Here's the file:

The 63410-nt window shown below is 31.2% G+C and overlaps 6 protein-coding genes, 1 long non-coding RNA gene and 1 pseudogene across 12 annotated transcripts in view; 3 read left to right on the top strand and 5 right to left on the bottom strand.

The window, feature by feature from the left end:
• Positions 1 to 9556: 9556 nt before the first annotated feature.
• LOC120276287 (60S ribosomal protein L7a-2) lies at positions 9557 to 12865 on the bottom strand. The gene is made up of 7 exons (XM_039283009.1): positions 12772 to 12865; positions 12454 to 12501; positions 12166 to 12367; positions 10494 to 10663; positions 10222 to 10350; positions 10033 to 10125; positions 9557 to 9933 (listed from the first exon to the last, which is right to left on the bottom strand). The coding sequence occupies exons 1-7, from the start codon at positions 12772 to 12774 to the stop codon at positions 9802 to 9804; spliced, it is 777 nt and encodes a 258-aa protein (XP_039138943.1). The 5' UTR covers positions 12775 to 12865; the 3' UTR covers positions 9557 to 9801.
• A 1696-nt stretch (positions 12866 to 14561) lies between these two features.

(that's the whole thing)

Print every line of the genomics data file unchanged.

The 63410-nt window shown below is 31.2% G+C and overlaps 6 protein-coding genes, 1 long non-coding RNA gene and 1 pseudogene across 12 annotated transcripts in view; 3 read left to right on the top strand and 5 right to left on the bottom strand.

The window, feature by feature from the left end:
• Positions 1 to 9556: 9556 nt before the first annotated feature.
• LOC120276287 (60S ribosomal protein L7a-2) lies at positions 9557 to 12865 on the bottom strand. The gene is made up of 7 exons (XM_039283009.1): positions 12772 to 12865; positions 12454 to 12501; positions 12166 to 12367; positions 10494 to 10663; positions 10222 to 10350; positions 10033 to 10125; positions 9557 to 9933 (listed from the first exon to the last, which is right to left on the bottom strand). The coding sequence occupies exons 1-7, from the start codon at positions 12772 to 12774 to the stop codon at positions 9802 to 9804; spliced, it is 777 nt and encodes a 258-aa protein (XP_039138943.1). The 5' UTR covers positions 12775 to 12865; the 3' UTR covers positions 9557 to 9801.
• A 1696-nt stretch (positions 12866 to 14561) lies between these two features.